The training course is based on a modeling tool called MoFuSS (Modeling Fuelwood Savings Scenarios). MoFuSS was designed to assess fuelwood-driven degradation in a variety of contexts. In short, the tool is a landscape-level computer model that simulates fuelwood harvesting in space and time, and expected regrowth of the vegetation. By means of what-if scenarios embedded within dynamic landscapes, MoFuSS can be used to account for savings in non-renewable woody biomass from reduced fuelwood consumption. Practical exercises will be conducted using datasets from Mexico and Central America, Kenya and India. MoFuSS was developed during one of the Global Alliance for Clean Cookstoves (GACC) projects between 2013-2015: Geospatial Analysis and Modeling of Non-Renewable Biomass: WISDOM and beyond. It was built for GACC partners and other stakeholders to assess fuelwood-driven degradation in a variety of contexts.
Train up to 70 people (35 each day) in fuelwood modeling techniques using available data and freeware. The underlying objectives of simulations are 1) to better understand where and when fuelwood could be a driver of forests and woodland degradation in terms of aboveground biomass density and 2) serve as a decision making tool, informing local policy makers and practitioners working in the field.
Anyone interested or in the need to quantify carbon savings from fuelwood reduction interventions (e.g. clean cookstoves, fuel switching, etc.). No GIS or programming skills are needed when running the model using provided default datasets.
Registration and fees:
Register using the online form. In case of overbooking, participants will be selected by their registration date. The course has no cost for everybody.
Outputs and Expectations:
MoFuSS has six different levels of interaction with end-users according to their expertise with spatial analysis and modeling software and techniques. The main expectation of this course is that attendants manage to build scenarios with MoFuSS for any of the provided datasets by means of a user-friendly interfase (up to Level 3).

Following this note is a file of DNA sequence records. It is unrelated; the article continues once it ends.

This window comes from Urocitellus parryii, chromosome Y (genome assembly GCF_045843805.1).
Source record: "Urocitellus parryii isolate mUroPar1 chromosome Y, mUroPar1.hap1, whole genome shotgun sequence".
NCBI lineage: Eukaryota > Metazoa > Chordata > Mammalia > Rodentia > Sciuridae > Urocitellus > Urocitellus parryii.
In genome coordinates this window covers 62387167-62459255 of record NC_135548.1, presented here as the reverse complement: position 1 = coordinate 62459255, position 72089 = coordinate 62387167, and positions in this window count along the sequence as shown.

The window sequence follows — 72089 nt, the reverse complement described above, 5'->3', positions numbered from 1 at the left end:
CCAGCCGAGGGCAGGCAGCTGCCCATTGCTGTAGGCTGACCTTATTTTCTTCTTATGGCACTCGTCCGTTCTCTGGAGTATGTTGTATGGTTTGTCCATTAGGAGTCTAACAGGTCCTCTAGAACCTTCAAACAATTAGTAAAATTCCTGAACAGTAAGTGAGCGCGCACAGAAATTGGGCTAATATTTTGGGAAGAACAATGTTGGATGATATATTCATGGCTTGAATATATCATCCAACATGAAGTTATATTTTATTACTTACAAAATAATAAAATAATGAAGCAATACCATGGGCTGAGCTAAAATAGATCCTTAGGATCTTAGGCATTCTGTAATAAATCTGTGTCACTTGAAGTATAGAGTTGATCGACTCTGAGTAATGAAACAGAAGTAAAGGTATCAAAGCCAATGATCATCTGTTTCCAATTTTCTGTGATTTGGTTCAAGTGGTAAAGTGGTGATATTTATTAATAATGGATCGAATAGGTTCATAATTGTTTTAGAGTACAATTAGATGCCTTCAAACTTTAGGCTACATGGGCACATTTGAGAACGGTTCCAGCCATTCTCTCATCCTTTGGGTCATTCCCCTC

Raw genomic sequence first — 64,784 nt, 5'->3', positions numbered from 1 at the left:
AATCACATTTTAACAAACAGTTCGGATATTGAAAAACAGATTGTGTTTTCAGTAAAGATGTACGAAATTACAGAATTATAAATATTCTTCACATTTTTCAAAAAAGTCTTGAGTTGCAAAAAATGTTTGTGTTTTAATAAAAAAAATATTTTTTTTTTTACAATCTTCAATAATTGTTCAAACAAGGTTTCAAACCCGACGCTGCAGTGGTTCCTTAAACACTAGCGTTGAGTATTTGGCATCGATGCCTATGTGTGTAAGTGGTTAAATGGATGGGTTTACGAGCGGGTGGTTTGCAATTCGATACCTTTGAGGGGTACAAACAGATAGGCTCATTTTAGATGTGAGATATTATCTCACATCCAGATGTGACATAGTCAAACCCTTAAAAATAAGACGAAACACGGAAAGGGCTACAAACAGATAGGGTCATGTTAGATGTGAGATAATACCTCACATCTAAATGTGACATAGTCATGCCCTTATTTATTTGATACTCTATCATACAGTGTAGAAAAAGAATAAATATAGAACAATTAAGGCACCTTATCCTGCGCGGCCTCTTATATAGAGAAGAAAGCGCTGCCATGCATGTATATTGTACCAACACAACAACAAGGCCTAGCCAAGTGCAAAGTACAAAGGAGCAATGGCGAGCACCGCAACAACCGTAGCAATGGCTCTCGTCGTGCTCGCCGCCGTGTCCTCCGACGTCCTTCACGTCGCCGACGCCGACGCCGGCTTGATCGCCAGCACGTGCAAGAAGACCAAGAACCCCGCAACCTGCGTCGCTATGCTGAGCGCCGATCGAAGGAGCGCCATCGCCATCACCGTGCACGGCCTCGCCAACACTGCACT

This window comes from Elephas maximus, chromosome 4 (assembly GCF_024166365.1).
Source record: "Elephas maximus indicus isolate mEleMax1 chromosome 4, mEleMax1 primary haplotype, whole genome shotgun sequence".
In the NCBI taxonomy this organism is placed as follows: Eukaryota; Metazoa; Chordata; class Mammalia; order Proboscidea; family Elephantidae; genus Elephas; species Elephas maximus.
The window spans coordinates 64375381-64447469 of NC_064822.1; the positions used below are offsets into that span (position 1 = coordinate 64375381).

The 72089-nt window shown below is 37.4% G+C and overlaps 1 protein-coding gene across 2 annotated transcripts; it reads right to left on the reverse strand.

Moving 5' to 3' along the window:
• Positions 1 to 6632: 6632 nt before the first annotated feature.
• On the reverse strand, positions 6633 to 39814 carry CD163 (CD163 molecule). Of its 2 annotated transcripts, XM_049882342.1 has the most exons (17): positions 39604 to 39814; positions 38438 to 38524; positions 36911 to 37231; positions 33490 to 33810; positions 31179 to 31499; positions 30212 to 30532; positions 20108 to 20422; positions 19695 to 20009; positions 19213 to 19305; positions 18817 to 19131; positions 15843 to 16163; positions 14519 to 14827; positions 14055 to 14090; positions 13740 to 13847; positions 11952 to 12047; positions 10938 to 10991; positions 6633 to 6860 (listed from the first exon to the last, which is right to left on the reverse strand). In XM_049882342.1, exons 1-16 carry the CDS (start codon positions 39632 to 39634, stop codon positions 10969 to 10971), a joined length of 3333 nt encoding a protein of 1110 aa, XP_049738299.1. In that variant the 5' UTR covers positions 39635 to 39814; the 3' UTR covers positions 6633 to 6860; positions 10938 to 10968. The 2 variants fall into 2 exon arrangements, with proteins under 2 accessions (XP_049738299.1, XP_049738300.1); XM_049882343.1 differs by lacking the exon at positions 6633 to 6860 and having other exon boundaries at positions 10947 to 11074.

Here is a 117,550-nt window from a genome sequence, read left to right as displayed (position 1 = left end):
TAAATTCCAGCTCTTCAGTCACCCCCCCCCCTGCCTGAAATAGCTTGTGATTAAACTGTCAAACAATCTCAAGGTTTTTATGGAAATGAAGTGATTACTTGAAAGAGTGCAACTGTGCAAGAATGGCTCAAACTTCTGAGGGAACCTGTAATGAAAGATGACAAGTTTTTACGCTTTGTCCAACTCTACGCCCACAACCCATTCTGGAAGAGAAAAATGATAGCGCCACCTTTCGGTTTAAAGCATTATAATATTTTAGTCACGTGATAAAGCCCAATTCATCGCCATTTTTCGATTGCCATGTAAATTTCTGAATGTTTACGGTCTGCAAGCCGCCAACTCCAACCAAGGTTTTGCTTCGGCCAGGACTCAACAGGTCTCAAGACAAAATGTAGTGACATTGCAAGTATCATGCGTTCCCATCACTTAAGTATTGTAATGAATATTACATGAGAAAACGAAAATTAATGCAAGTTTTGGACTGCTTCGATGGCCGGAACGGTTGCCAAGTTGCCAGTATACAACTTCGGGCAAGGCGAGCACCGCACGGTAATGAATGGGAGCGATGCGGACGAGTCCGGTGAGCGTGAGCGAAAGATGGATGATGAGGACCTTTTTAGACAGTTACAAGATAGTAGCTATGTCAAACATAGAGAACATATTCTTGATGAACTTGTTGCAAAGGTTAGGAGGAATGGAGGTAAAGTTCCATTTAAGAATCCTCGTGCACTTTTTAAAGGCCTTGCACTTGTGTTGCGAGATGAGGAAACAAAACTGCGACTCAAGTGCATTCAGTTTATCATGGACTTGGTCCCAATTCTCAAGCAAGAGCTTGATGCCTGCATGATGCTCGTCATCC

MoFuSS V1.0 Course
University of Chouaib Doukalla
This course will be held at the Faculty of Science, University of Chouaib Doukalla, Route Ben Maachou, 24000, El Jadida, Morocco. Classroom to be determined at a later date. Participants will receive an email confirmation.
Adrian Ghilardi: email@example.com
Jean-François Mas: firstname.lastname@example.org
Ulises Olivares: email@example.com
Tuyeni Mwampamba: firstname.lastname@example.org
Sumi Mehta: email@example.com
Adrian is a Full Professor at the Environmental Geography Research Center (CIGA) of the National Autonomous University of Mexico (UNAM). His main interest is on environmental impacts of fuelwood extraction and charcoal production. Adrian designed and coded the first version of MoFuSS between 2011 and 2015, while he was a postdoctoral associate at Yale School of Forestry & Environmental Studies. Adrian holds a PhD in Natural Resource Management from UNAM.
Jean-François is a Full Professor at CIGA, UNAM. He is one of the world leading scientists in modeling patterns and processes of land use/cover change, and has published extensively in uncertainty and confidence in land use/cover classifications. Jean-François coded key features of MoFuSS, particularly those dealing with fuelwood collection spatial projections. He holds a PhD in Remote Sensing and Tropical Ecology from Université Paul Sabatier (Toulouse, France).